I don't shy away from the fact that Hillary Rodham Clinton & I have our differences. I'd be a fool to suggest otherwise. Yet there is something more than just our hometown that binds me to her. I can't put a label on it, but it's there and for me to ignore it would be dumb.
As I watched Hillary last night give the speech of her lifetime, I was star struck. Here we were, the world watching this woman who has fought her whole lifetime to be the President of the United States. We were also watching a woman who did spend the last 35 years working on behalf of women and children here in this country and abroad. Yes, she made concessions that I don't agree with. But she was out there. Not on the streets as some of us are more comfortable, but in the board rooms, in the halls of Congress, and in the White House.
I find myself in conversations with other women who fawn over the fact that I am so "active" and outspoken. They belittle themselves by saying that they are "just" this or that. "But you, you're out there!" I am where I can be. I am where I can squeeze myself into, where I can stick my foot in the door, and where I am welcomed. I'm not wearing 2 inch heels walking up and down the marble floors of the US Congress trying desperately to find one more co-sponsor for a ground-breaking and much required bill. I am not the President of a college who can demand that his administration find a way to make it easier for his workers and students who juggle child care to feel more at ease. I am not the woman who answers her phone at 3 am to meet a young woman who was just raped in the county ER to hold her hand. I am "just" doing what I can.
The media and pundits want to put the weight of this election on Hillary's shoulders. If Obama loses, it will be her fault. It'll be because she couldn't reign in the PUMAS or sway the Latina vote. It'll be because she said things in the primary that now make McCain look good. She can't control Bill & their cronies.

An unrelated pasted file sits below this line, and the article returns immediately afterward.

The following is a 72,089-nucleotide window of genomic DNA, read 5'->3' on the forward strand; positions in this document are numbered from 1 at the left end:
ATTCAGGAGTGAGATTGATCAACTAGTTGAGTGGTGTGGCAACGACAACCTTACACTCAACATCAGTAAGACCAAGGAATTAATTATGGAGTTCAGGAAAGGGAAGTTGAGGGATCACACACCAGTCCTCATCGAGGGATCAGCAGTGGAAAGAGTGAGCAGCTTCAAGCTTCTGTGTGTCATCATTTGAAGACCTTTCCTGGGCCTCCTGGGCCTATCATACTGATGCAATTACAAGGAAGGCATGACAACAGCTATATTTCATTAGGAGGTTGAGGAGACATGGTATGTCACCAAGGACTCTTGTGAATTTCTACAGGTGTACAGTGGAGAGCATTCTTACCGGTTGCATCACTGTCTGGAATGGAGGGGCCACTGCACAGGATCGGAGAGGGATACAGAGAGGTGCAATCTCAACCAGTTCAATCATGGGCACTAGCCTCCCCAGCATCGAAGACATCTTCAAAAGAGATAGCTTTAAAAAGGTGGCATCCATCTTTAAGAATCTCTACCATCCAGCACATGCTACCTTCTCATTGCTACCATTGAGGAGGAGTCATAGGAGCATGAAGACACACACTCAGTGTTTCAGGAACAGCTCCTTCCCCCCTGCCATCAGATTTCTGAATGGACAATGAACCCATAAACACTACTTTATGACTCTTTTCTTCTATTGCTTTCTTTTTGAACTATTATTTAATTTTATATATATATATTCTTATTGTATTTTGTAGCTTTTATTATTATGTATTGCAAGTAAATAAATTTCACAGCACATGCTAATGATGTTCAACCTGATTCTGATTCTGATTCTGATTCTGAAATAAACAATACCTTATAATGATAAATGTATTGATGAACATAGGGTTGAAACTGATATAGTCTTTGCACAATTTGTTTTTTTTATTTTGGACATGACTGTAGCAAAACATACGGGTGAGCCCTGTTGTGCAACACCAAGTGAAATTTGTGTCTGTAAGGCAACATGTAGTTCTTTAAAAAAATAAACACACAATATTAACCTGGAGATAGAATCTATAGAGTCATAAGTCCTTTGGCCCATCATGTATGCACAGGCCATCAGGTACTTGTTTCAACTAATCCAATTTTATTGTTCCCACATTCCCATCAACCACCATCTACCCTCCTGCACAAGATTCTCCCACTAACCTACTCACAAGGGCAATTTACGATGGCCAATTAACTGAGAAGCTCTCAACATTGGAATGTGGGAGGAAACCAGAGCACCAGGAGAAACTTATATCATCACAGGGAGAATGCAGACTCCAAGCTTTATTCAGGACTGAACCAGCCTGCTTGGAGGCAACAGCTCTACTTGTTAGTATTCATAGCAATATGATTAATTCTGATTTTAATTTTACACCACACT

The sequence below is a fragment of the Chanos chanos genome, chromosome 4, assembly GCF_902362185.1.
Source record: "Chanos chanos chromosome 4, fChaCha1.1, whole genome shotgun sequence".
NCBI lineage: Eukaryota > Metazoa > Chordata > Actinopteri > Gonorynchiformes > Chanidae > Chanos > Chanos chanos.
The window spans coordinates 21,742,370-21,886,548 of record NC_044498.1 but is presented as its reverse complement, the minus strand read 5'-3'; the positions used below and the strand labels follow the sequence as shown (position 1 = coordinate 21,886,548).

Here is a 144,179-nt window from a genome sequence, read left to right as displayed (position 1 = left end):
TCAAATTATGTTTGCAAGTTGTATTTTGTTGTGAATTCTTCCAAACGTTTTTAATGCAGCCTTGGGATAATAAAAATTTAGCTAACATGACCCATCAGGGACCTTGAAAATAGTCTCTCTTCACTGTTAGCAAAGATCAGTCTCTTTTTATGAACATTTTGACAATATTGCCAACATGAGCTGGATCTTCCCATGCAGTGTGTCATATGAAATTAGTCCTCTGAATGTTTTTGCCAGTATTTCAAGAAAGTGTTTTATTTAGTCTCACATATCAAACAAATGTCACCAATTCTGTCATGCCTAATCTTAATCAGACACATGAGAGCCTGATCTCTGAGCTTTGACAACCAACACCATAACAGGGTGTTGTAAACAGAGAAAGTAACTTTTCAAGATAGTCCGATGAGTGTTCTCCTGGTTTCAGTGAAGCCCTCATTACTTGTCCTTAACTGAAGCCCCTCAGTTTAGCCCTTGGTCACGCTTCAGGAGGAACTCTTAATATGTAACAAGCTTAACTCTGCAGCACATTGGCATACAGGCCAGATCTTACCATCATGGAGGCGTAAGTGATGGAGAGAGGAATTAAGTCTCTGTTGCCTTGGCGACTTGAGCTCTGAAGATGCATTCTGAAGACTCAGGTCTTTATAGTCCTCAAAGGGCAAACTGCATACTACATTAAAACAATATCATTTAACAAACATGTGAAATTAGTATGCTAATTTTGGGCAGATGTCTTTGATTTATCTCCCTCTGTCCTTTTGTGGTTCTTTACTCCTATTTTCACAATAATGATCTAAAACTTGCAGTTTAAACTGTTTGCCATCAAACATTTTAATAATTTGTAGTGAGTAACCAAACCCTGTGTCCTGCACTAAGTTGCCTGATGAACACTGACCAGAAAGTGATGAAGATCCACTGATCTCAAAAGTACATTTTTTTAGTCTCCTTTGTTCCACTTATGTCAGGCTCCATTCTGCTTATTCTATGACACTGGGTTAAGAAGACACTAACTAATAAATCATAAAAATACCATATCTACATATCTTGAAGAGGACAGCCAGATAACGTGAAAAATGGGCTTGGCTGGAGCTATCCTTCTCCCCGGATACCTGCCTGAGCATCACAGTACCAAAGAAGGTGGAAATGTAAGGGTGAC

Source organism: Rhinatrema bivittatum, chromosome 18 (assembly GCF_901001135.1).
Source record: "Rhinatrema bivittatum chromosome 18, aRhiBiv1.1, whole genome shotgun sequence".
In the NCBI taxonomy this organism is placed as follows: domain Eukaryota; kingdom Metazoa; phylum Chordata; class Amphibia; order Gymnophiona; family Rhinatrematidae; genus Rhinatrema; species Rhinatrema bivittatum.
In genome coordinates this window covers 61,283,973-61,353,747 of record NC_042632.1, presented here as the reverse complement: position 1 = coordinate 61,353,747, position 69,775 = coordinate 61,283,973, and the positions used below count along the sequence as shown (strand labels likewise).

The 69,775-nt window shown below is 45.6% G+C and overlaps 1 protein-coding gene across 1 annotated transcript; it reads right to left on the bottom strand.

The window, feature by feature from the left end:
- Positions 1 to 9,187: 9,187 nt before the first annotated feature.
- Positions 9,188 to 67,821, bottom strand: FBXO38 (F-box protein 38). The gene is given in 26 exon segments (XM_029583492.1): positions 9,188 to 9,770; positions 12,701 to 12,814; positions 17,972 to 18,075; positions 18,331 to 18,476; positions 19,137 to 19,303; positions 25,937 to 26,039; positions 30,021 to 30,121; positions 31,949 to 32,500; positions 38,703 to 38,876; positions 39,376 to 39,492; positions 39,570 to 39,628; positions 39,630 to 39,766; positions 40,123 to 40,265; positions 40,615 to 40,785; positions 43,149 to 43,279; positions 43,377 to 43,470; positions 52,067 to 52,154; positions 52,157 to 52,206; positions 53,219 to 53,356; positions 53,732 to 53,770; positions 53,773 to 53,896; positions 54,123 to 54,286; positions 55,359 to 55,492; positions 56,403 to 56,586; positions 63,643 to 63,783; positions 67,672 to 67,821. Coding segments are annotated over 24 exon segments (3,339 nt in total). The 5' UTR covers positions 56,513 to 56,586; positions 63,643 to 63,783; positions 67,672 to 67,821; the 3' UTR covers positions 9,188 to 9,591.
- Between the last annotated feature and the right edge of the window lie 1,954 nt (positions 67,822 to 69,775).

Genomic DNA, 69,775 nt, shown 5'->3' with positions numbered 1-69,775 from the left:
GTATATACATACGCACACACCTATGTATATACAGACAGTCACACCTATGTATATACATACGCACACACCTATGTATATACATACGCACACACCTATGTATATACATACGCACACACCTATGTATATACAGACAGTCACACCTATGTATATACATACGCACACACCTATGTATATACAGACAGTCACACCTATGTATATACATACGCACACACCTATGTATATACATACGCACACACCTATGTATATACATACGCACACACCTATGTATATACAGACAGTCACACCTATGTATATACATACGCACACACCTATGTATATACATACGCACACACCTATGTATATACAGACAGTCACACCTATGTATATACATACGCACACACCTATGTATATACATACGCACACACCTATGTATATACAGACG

Yet, last night I heard a speech that was unequivocal. "No Way, No How, No McCain." "Did you vote for me, or that woman with cancer?" No, she didn't fall over herself to fawn over Obama, but she made it crystal clear that our country cannot stand another 4 years of Republican rule. She has worked too hard in the last 35 years, as we all have, to see women's rights slide any further. Yes, she might have gotten a raw deal in the primary and made many of her own errors, but when it comes to voting on November 4th, she wants us to fall in line.
If anyone who voted for her, gave her money, or knocked on a door for her can't do the same for Obama this fall, then good riddance. If anyone wants to dare call themselves a feminist and cast a ballot for a man who voted against the Violence Against Women Act and not vote for the man who helped write the damn thing, then turn in your card. I've never asked for someone's feminist card, I've even ranted before about others who questioned others feminist credentials, but I agree with Hillary:
I haven't spent the past 35 years in the trenches advocating for children, campaigning for universal health care, helping parents balance work and family, and fighting for women's rights at home and around the world . . . to see another Republican in the White House squander the promise of our country and the hopes of our people.
As a student of history, especially women's history I know how fragile our advancements that many of us, young and old, take for granted really are. I know some of the die-hard Clintonistas and have received their emails full of rage and anger. I can see some of them staying home, but I think even as Election Day wears on they will end up going to the poll and voting for Obama.
The media can do all they want to make Hillary out as the bad guy, calculating, and strategic and honestly the last two are why I supported her in the first place. I want a President who is calculating and strategic and anyone who thinks Obama isn't that is kidding themselves.